Samuthirakani: I aspire to be as pure as my characters
The director-actor Samuthirakani, talking about his latest release Vinodhaya Sitham, the importance of projecting goodness in cinema and more.
Anyone who has followed the works of Samuthirakani might wonder if he's the same person in real life as he is in the films he does--you know, the dutiful, doting, disciplined, pretty flawless man. After spending an hour with him, I could see that the optimism and patience of his famous character, Dhayaalan (from Appa and Sattai franchise), and the wisdom of his character in the recent Vinodhaya Sitham are fragments of his own personality. The conversation began with a rather obvious question: "How did you manage to build your brand?" He let out a long, loud laugh and answered: "I must give the credits to time (a refrerence to the theme of Vinodhaya Sitham). It happened over the years. The characters I did onscreen or the causes I stood for reached people in surprising ways, and they started treating me as their own family." Samuthirakani adds that the audience has given him a place in their hearts and safeguarding it is his priority. "Time hasn't been this kind to everyone. Every day, I remind myself to work harder and be a better human to save everyone's trust in me." The kind of line you would expect his characters to say.
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Interestingly, the image Samuthirakani has in the Telugu states is inverse. Save for Aakashvani, all other Telugu films have had him playing a violent villain. He explains that he took up those roles to quench the actor in him. "I hate to be boxed and branded as a certain kind of actor. Now, I am getting plenty of offers in Telugu to play characters that are pure and well-intentioned." He has often shared that every time he gets into the skin of a new character, he feels a physical transformation within him. He shares that the characters that have had the most impact on him are those he played in Visaranai and Vinodhaya Sitham. "Visaranai left me haunted for a month. The night shoots, leech bites, drainage stench... the very theme of the film shook me. After that, playing 'Time' in this film made me re-examine myself as a person and has cleansed me."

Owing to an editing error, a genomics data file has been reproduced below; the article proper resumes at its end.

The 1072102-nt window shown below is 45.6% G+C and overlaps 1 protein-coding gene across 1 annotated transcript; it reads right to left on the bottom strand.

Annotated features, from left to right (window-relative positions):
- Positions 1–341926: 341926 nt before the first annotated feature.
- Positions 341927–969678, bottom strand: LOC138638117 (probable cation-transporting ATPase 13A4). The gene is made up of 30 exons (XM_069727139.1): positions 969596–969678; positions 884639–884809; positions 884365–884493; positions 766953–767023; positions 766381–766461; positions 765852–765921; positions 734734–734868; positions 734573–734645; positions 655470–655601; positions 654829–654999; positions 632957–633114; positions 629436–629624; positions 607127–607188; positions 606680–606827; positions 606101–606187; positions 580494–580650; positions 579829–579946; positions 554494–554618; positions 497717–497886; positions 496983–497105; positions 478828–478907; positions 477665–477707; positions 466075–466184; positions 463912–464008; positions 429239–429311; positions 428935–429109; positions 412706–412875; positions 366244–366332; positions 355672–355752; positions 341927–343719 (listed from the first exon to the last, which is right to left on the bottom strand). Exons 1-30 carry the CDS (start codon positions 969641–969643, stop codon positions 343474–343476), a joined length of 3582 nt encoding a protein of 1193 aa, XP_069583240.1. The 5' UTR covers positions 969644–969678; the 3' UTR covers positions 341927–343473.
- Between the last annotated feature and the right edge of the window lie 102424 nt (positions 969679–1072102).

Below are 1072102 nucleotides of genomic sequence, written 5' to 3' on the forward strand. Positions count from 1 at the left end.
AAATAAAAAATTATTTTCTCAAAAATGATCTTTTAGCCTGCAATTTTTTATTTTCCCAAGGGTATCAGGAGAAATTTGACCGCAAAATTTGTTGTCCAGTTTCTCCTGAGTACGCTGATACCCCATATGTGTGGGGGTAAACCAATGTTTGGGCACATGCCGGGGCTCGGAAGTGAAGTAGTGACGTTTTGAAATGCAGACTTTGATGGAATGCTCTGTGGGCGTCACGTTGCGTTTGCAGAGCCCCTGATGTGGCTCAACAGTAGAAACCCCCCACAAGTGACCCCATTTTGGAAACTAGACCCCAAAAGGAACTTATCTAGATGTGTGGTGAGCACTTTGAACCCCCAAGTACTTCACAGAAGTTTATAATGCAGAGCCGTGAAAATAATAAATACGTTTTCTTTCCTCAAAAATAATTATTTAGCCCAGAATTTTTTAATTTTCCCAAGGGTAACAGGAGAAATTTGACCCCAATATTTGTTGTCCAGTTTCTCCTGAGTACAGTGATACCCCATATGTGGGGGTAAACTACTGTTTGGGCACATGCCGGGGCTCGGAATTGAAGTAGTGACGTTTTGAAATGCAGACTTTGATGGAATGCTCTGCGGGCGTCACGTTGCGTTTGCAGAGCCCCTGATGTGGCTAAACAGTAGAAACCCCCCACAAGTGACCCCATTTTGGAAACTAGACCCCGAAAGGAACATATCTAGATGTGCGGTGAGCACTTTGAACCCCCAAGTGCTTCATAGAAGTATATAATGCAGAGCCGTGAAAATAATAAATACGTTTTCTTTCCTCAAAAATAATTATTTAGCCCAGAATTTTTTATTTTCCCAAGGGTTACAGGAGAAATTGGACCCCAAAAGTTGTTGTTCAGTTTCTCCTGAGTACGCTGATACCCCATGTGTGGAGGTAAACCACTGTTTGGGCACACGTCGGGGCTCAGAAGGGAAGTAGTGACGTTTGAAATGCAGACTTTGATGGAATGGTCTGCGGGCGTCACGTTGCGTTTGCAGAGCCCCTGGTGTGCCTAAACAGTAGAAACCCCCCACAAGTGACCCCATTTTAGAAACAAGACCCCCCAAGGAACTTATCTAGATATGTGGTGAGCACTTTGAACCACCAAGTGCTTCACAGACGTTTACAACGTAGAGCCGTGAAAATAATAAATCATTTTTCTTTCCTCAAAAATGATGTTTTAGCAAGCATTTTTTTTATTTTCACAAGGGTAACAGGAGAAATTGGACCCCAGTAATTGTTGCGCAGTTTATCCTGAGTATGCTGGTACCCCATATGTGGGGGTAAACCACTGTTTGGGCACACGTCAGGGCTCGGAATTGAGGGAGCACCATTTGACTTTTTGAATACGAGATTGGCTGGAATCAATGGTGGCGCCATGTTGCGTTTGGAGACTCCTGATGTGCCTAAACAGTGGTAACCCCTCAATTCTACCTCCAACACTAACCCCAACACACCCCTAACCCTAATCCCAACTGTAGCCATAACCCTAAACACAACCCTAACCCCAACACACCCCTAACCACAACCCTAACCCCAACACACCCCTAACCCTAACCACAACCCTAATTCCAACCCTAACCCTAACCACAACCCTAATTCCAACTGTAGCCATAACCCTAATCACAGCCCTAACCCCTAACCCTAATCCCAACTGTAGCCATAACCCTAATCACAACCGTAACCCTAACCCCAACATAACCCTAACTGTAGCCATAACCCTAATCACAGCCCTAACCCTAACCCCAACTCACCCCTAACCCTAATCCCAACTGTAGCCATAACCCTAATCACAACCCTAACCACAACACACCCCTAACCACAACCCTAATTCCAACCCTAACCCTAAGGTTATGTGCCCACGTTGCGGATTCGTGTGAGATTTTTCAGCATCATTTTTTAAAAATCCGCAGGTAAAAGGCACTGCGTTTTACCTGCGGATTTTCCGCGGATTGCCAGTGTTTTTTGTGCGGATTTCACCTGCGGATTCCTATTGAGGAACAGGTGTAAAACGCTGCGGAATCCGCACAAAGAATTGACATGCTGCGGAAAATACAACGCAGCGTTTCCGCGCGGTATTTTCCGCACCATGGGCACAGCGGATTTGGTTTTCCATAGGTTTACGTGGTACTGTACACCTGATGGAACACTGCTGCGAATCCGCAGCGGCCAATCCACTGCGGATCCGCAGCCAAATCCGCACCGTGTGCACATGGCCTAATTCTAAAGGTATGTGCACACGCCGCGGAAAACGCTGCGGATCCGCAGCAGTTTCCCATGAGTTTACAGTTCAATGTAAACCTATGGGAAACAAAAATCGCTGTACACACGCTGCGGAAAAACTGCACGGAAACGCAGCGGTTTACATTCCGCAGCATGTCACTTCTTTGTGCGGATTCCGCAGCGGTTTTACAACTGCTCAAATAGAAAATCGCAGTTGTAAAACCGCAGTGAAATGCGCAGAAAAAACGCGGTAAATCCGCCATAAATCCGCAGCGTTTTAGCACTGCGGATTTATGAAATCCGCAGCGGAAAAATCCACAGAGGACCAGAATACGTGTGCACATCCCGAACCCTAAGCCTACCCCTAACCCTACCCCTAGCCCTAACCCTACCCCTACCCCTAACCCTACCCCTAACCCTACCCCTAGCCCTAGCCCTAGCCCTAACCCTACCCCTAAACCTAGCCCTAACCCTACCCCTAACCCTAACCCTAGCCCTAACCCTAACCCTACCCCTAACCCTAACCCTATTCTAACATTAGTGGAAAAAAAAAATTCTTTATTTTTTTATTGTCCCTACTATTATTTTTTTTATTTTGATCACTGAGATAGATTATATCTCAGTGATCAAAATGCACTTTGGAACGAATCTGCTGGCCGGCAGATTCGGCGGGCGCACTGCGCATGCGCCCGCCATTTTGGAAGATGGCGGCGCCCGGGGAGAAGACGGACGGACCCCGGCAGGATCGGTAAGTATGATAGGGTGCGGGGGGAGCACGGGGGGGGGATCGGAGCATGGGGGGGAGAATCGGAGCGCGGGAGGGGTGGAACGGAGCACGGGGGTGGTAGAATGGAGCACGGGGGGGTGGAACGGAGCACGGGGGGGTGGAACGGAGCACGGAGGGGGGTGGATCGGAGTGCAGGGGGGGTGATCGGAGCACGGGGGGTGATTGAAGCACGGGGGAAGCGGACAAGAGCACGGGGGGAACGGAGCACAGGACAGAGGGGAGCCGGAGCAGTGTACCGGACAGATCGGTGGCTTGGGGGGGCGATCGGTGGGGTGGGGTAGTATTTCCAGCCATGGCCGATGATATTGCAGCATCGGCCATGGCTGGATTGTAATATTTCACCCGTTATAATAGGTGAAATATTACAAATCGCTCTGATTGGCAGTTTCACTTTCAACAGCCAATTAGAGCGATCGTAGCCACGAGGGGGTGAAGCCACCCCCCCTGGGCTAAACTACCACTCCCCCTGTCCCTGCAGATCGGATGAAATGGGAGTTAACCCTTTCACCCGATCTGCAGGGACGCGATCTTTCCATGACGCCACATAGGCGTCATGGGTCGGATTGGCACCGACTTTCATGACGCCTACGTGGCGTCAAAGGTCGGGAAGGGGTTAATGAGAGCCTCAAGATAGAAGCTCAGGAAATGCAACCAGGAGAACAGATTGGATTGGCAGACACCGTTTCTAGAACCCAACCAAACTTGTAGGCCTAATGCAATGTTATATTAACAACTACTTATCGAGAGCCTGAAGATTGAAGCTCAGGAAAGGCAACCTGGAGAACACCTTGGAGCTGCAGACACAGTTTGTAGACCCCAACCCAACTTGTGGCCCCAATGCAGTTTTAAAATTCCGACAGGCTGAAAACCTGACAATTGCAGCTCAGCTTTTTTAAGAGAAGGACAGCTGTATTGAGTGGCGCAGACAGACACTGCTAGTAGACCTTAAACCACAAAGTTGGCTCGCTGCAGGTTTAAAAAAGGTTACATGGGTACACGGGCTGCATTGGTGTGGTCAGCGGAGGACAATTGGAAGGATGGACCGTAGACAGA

The protagonists in his directorial work are kind, pure-hearted men with no trace of evil. "I aspire to be that person in life. So, I keep writing characters who, when confronted with evil, respond with kindness. I believe that showing this in films creates positive thoughts in the audience."
Vinodhaya Sitham is Samuthirakani's most experimental film to date as a director. Did it bother him that he made it for an OTT platform, and not for the theatres? "Certainly not! This is the need of the hour. There are a hundred new creators entering cinema every day. If someone considers themselves as a legend and sticks to age-old methods, they will get left behind." He adds that he took up the project to prove that it is possible to make an engaging and yet, "clean film" for OTT. "At a time when streaming platforms are demanding profanity and vulgarity, we wanted to show that a film like Vinodhaya Sitham was possible. It is essential to restore goodness in this space too. To this end, films produced by Suriya's 2D productions are doing a great job."
Despite bagging a State award, Samuthirakani's debut effort as a director, Unnai Charanadaindhen, wasn't a commercial success. Does he ever wonder what happened with that film? "The financial world within cinema functions in its own terms and is unpredictable. Both Unnai Charanadaindhen and Neranja Manasu are good films, and I still don't find anything flawed in them. But such failures taught me to aspire for more. I keep telling myself and those around me, "Oru vishayam kedacha sandhosha padunga. Kedaikaati romba sandhosha padunga!" He adds that it is this approach that got him big projects like Ala Vaikunthapuramulo. "I also got offered another star vehicle at the time, but I chose Ala.. The film gained wider recognition and love."
Samuthirakani shares that success is a pursuit and not a destination. "My mentor, KB (director K Balachander), would tell me that there would always be people who hurl stones at us. All we can do is try and evade them. When eventually, their hands hurt from all the hurling and they see that you are not affected, they begin clapping." It turns out that the real Samuthirakani is as wise as the characters he plays in films.